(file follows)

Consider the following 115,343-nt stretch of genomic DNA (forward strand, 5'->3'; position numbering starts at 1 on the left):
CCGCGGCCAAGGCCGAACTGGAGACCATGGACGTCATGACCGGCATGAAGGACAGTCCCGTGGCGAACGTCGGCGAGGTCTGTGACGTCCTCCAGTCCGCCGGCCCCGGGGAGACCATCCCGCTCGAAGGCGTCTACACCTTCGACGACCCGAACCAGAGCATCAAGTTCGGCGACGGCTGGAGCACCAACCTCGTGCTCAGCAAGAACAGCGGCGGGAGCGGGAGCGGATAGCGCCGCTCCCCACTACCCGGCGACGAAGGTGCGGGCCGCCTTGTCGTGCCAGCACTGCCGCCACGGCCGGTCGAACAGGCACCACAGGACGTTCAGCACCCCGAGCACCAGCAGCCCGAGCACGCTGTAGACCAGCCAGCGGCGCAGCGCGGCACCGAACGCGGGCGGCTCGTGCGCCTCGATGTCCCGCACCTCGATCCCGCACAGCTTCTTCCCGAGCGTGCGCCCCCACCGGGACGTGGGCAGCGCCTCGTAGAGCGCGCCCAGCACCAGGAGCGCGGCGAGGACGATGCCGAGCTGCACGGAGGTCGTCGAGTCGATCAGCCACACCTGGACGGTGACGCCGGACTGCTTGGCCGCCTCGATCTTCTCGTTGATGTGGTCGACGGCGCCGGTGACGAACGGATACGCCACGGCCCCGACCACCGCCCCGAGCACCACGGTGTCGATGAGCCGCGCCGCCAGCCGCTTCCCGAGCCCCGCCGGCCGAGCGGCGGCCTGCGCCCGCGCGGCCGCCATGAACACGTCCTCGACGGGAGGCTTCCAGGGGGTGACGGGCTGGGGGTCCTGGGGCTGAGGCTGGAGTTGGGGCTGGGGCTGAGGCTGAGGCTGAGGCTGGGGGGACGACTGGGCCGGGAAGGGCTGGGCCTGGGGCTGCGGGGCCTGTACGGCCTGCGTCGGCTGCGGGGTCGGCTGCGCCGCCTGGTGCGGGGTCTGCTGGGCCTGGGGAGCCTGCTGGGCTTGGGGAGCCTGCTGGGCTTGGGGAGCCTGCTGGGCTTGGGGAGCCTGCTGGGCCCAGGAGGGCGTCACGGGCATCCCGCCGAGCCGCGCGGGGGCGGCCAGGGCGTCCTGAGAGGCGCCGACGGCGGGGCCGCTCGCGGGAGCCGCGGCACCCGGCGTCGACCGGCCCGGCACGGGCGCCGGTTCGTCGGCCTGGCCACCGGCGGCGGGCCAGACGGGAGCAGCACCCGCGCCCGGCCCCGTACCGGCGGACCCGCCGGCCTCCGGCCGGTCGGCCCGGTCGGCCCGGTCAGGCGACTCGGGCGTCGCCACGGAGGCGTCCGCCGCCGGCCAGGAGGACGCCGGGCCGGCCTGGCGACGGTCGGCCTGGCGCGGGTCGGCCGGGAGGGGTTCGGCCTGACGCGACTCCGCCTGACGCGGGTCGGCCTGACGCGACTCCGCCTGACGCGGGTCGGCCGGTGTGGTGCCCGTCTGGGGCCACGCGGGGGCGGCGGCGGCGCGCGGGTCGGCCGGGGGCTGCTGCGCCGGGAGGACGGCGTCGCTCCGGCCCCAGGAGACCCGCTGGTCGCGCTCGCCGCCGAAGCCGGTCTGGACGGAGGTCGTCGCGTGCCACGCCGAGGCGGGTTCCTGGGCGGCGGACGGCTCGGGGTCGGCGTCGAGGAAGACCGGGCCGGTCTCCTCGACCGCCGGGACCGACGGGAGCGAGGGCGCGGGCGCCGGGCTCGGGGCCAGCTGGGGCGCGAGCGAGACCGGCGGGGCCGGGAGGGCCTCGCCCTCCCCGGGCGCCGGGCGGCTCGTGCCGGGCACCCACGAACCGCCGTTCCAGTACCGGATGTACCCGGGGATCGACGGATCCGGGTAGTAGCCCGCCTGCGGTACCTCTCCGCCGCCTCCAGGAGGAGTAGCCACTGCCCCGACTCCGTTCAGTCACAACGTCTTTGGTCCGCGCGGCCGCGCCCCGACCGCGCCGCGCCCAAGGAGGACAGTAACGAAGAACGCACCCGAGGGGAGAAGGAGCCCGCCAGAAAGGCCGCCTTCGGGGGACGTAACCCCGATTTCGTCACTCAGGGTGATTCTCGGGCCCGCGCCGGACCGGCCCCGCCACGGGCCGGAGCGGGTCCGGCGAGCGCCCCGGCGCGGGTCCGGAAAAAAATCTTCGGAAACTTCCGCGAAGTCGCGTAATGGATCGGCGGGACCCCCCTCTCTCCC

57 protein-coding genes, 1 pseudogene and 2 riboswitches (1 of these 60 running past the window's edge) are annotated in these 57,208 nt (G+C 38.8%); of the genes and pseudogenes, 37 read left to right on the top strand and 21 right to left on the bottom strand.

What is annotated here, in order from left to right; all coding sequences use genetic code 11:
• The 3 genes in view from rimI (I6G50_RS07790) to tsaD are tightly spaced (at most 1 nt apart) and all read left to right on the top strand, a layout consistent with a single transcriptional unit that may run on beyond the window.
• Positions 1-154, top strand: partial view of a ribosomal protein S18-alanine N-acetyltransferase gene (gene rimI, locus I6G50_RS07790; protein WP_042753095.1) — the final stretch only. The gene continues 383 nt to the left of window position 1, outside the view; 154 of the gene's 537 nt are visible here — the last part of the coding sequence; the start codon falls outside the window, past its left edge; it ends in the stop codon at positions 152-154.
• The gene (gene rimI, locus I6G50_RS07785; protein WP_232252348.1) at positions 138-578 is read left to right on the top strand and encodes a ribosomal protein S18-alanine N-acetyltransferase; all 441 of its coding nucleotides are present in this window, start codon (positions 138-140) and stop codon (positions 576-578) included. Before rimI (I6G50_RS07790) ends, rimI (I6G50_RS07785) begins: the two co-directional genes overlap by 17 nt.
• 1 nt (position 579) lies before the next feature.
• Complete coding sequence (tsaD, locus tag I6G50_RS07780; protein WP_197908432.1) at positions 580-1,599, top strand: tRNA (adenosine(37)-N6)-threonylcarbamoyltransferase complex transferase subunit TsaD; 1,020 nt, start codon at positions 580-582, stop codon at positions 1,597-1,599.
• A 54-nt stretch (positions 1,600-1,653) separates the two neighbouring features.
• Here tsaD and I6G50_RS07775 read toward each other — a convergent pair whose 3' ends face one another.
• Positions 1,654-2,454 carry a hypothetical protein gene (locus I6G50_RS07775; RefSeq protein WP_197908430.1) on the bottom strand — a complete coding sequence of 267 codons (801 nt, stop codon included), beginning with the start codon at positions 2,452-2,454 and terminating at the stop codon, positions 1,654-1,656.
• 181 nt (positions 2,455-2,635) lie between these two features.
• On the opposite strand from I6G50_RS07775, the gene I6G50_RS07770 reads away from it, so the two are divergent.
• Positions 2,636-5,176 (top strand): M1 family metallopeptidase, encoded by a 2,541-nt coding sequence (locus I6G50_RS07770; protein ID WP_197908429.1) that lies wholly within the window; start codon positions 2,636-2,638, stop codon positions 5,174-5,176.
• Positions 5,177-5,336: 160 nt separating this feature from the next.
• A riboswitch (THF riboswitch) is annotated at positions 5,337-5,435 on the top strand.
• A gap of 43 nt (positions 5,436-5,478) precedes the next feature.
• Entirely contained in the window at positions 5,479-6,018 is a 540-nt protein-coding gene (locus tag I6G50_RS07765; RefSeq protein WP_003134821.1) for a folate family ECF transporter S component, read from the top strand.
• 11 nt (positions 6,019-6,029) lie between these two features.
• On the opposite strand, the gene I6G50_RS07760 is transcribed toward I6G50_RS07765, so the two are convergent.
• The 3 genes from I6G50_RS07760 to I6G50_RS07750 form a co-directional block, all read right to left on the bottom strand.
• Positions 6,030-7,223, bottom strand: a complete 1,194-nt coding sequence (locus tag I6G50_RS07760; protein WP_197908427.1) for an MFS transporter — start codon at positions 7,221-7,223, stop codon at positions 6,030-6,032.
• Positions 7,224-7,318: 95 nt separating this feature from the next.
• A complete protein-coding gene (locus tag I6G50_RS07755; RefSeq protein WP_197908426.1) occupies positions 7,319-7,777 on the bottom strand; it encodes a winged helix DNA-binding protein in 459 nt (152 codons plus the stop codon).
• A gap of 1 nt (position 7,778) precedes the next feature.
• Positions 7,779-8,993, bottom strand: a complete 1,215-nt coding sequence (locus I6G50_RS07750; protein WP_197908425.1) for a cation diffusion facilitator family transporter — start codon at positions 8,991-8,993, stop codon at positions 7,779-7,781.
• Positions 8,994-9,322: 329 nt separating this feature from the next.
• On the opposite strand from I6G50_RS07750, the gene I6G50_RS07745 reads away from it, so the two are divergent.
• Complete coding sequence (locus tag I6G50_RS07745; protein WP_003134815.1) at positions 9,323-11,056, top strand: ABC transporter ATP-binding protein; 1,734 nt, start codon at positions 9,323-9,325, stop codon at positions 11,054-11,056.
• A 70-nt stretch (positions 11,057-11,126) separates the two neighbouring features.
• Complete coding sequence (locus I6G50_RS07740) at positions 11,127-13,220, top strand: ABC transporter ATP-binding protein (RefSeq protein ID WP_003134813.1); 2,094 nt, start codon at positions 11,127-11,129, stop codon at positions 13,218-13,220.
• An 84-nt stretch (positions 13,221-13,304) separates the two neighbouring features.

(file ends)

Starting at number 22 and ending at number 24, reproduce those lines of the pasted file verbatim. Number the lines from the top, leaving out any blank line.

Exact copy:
• The 3 genes from I6G50_RS07760 to I6G50_RS07750 form a co-directional block, all read right to left on the bottom strand.
• Positions 6,030-7,223, bottom strand: a complete 1,194-nt coding sequence (locus tag I6G50_RS07760; protein WP_197908427.1) for an MFS transporter — start codon at positions 7,221-7,223, stop codon at positions 6,030-6,032.
• Positions 7,224-7,318: 95 nt separating this feature from the next.